In a post-apocalyptic world like that of The Walking Dead, there's no guarantee that the skills survivors cultivated before everything turned upside-down will still be useful. Most of the exceptions fall under the practical talents umbrella, like the architectural know-how of Coulter's character, Reg Monroe. Having taught the subject, he puts his abilities to good use after he and his family are unable to return home to Ohio and are forced to retreat to Alexandria. With the help of his sons — and, later on, others who end up in Alexandria for one reason or another — he constructs a wall around the town, shielding everyone from the walkers mindlessly shambling about.

Together with his wife Deanna (Tovah Feldshuh), Reg becomes a respected member of the community for his efforts. Noah (Tyler James Williams), a member of Rick Grimes' (Andrew Lincoln) crew who comes to settle in Alexandria, even asks Reg to teach him about architecture so they can make the community safer and larger than it already is at that point.

Coulter imbues Reg with a rare sort of charismatic wisdom — a quality rarer than ever, post-apocalypse — so seeing him go out the way he does stings especially hard, even for a show on which death is a fact of life.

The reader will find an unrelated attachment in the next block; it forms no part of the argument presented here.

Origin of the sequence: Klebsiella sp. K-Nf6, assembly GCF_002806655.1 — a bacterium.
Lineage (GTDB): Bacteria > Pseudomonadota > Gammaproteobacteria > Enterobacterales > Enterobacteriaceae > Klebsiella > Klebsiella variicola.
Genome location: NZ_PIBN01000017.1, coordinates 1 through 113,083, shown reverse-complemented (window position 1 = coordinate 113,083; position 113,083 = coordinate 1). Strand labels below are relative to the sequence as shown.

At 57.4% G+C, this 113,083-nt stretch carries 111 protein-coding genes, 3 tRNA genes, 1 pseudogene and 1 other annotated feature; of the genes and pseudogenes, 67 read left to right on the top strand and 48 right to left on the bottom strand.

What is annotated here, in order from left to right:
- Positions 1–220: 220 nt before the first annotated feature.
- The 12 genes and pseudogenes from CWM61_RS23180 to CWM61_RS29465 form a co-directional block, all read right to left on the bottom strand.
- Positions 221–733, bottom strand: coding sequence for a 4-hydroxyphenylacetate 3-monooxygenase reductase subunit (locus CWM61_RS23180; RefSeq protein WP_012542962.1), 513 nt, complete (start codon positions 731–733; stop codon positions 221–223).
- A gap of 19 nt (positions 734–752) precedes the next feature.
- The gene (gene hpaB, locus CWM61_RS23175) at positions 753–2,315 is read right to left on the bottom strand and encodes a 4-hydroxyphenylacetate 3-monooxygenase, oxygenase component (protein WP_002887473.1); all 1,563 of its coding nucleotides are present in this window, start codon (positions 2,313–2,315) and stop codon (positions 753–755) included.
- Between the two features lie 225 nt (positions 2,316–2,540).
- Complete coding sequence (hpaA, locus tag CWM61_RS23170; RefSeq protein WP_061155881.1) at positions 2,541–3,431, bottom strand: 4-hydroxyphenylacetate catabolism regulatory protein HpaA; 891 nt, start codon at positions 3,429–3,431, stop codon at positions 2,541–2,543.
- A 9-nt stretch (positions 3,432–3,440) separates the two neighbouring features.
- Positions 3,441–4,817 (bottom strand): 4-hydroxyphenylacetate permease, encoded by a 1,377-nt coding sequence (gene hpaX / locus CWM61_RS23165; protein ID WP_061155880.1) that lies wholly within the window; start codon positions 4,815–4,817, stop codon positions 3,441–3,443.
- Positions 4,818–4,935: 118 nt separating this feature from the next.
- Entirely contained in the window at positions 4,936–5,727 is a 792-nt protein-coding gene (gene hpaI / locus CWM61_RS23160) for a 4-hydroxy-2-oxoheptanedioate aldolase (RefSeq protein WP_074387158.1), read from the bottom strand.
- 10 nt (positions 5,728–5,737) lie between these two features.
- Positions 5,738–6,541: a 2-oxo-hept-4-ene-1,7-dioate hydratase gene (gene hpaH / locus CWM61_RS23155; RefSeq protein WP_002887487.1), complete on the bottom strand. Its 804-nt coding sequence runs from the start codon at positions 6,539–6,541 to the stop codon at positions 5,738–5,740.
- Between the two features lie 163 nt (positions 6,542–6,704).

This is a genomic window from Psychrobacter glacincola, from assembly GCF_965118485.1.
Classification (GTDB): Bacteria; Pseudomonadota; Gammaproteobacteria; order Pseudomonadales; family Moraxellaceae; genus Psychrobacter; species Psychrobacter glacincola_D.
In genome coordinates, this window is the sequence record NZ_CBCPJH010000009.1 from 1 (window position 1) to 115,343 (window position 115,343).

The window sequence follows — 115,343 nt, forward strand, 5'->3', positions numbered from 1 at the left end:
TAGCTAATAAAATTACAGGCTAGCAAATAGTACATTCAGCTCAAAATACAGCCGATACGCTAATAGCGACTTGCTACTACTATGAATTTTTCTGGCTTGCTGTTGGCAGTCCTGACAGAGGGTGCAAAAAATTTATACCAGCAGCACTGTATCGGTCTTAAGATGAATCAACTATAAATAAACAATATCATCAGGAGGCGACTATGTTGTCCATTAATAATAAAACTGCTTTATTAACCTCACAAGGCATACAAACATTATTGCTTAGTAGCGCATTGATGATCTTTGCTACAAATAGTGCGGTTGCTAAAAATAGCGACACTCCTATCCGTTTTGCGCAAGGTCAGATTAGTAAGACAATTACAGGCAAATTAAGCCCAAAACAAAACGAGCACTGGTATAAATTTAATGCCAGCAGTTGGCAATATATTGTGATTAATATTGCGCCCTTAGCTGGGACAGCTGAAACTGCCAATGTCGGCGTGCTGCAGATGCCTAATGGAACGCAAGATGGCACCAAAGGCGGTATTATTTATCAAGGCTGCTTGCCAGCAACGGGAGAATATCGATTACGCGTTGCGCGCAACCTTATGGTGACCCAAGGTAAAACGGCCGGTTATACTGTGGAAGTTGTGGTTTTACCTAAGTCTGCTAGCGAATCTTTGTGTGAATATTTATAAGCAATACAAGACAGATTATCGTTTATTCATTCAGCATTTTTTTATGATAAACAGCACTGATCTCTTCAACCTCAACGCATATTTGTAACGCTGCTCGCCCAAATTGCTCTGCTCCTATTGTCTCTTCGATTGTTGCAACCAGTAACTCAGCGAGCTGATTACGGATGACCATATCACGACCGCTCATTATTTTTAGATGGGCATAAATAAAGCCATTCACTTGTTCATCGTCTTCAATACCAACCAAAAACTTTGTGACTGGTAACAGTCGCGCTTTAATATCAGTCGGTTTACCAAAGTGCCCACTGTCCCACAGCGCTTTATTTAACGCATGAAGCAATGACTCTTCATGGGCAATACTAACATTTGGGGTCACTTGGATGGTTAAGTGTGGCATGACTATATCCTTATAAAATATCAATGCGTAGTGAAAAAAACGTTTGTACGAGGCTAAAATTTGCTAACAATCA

Coulter mastered supporting roles on film and TV

Coulter's part as Montana State University president Mel Thompson on the Kevin Costner-led drama series Yellowstone is a perfect example of what he's capable of in a guest role. Thompson's the kind of character that demands an air of authority without overstepping any boundaries, and Coulter strikes the balance perfectly. On House of Cards, he plays an authority figure of a much larger scope: Mitch Scanlon, the governor of Tennessee. It requires a different bearing than that of a university president, and Coulter nails it in the few episodes he has to do so.

Coulter may also look familiar in passing for some of his smaller roles in certain films, having appeared in a number of major productions in various genres without speaking lines. He shows up as a game center tech in the dystopian thriller The Hunger Games. Coulter also appears as a university professor in the action series closer Taken 3. And he appeared as a judge, uncredited, in the bombastic Anchorman 2: The Legend Continues.